The government is “flying blind” on its exposure to fraud, which has quadrupled since the start of the COVID-19 pandemic, MPs have said.
The cross-party Public Accounts Committee (PAC) also said that while most of the £21 billion of taxpayers’ money lost to fraud during the pandemic is unlikely to be recovered, the government should be doing more to recoup what it can.
PAC said it fails to reveal where the problems lie or which public bodies are most affected.
On top of around £16.4 billion lost to tax and benefit fraud in the past year, the government could have lost up to £28.5 billion to fraud and error, without knowing exactly where or how, the PAC said.
It also said the fourfold increase of public money paid out to fraudsters in the two years of the pandemic damaged public confidence in the integrity of government.
The UK slipped 10 places to 18th—from eighth—out of 180 countries in 2022 for perceived corruption levels, according to Transparency International.
To rebuild public trust, Whitehall officials must show they are serious about tackling the issue and embed counter-fraud measures into services, the MPs said.
The report expressed concern that only 6 percent of the UK’s public bodies can demonstrate that they are achieving the expected value for money from their counter-fraud work, and 27 percent are not investing enough in it.
PAC Chairwoman Dame Meg Hillier said: “The government is flying blind on the levels of fraud and corruption perpetrated against it, despite widespread awareness of the toxic threat posed by these despicable crimes.
“The Cabinet Office has blamed worsening public perceptions of the UK’s fraud and corruption on ‘noisy reporting’ from the media.
“It is time for some noisy reporting back from the most senior government officials on quite how seriously it is tackling this worsening problem, with examples of fraud not being allowed to go unpunished.”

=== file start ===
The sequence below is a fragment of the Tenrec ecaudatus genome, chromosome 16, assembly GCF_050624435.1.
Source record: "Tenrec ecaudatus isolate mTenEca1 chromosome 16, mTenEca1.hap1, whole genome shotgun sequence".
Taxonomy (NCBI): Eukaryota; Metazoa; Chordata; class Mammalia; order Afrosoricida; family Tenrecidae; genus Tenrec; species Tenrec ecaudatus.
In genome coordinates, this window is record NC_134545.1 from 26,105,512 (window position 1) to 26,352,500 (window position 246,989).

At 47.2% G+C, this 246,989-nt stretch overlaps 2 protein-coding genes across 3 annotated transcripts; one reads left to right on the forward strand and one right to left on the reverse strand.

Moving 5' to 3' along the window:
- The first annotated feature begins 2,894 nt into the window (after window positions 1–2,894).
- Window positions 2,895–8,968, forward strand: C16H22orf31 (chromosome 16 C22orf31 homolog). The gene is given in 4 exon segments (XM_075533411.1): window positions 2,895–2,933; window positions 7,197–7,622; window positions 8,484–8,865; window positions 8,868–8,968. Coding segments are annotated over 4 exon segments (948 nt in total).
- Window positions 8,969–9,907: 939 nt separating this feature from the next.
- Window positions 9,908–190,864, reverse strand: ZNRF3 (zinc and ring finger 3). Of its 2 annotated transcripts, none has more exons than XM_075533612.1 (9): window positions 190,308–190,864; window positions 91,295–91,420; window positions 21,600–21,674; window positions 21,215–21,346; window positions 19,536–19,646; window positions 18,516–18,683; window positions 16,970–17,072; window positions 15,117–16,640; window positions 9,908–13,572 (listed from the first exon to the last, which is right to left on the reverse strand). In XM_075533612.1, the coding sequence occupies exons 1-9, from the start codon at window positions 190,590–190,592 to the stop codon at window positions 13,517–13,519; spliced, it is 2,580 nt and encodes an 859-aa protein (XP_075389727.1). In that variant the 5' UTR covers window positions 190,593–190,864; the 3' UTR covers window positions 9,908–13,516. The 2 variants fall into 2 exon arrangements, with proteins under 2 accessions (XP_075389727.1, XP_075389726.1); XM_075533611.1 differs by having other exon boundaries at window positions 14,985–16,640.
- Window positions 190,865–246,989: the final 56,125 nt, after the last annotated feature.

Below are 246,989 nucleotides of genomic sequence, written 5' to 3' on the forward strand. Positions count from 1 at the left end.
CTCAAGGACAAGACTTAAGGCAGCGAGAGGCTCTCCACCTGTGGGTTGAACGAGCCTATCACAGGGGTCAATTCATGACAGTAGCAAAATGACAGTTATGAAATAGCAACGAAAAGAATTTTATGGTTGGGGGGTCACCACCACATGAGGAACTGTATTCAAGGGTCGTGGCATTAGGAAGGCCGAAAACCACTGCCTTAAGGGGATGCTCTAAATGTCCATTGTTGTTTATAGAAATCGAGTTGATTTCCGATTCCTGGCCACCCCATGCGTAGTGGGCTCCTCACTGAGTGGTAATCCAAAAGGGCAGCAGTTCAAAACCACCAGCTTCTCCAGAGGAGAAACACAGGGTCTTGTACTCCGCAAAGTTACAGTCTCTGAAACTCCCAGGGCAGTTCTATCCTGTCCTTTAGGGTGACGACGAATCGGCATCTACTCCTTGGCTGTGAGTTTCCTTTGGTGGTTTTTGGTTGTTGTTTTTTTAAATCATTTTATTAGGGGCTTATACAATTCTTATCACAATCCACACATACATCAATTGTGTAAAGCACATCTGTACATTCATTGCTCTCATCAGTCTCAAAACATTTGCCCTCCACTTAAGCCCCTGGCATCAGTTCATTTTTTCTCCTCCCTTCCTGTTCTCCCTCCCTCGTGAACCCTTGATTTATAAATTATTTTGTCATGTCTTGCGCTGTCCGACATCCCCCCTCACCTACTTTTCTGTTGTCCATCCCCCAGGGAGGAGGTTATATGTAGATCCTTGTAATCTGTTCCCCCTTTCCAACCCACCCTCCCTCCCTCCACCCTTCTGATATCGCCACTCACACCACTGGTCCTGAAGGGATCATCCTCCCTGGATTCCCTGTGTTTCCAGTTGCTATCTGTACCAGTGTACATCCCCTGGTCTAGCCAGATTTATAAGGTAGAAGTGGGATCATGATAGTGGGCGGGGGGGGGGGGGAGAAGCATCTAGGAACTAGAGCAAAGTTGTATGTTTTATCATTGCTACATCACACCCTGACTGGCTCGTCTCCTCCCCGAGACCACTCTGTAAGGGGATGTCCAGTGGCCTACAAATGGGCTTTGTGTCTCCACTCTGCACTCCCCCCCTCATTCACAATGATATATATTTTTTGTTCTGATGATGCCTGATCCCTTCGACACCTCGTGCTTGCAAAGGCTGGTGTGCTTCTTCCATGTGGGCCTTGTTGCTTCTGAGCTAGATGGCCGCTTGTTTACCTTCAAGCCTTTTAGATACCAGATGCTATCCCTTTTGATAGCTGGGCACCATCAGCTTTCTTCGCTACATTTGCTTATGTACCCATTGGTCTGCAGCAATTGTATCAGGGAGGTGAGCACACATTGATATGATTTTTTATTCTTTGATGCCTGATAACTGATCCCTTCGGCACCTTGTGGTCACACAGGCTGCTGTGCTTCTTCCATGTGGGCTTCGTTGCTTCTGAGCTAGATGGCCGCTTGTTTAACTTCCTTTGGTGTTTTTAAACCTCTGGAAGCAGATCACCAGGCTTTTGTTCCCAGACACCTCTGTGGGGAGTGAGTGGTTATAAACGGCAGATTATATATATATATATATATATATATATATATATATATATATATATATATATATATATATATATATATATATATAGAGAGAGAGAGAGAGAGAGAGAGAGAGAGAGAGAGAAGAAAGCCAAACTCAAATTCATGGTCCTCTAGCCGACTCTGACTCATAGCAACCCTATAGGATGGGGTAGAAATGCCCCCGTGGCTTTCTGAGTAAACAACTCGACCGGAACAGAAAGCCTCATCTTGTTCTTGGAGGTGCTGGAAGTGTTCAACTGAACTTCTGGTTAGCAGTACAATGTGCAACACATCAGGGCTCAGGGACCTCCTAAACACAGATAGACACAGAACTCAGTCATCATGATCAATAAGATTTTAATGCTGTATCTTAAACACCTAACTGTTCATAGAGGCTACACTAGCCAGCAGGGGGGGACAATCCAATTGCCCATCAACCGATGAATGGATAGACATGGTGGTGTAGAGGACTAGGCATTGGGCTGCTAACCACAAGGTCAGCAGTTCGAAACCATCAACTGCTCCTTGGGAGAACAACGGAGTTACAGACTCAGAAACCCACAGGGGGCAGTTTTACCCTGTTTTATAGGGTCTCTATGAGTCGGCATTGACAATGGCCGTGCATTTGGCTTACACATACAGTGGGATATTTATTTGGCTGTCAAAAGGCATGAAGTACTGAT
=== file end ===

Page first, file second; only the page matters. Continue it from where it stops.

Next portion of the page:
Dame Hillier said the risk of fraud and corruption in public life, both from internal and external threats, is “ever-present.”
However, the government is “simply accepting it” rather than being spurred on to “recognise and prepare for it as an ongoing risk.”
She added, “If senior officials and politicians simply shrug their shoulders and look away in the face of these outrages, then malign actors will continue to pick away not just at the public purse, but at the bonds of trust that knit us together as a society.”
Stuck in Complacency
Labour’s shadow attorney general Emily Thornberry accused the government of being “stuck in the same pattern of complacency, indifference, and inaction” in tackling fraud.
“We saw it when [Prime Minister] Rishi Sunak wrote off billions in fraudulent COVID payments, and we are seeing it today, with the government still unable to say how much the UK is losing each year to fraud,” she said.
“As the party of law and order, Labour would treat this crime with the seriousness it deserves, and deliver a comprehensive plan to get a grip of fraud at every level it is affecting our country, from government departments and major corporations to small firms and ordinary households.
“Most of all, we would relentlessly track down and punish the criminals responsible, wherever they are in the world, and do everything possible to protect our communities, our businesses, and our public services against their parasitic trade.”
Responding to the PAC report, a government spokesman said: “We are overhauling the way we tackle public sector fraud to ensure we prevent more fraud and chase down public money stolen from taxpayers.
“Since 2021, we have invested more than £900 million in taking action on fraud, and have established the Public Sector Fraud Authority to bolster fraud defences across departments.
“In the last two years, the government has recovered more than £3.1 billion of fraud losses, including within COVID-19 schemes, but we know there is more we can do.
“That is why we are expanding the government’s counter-fraud profession, developing new technologies and boosting skills and training to further protect the public purse.”
PA Media contributed to this report.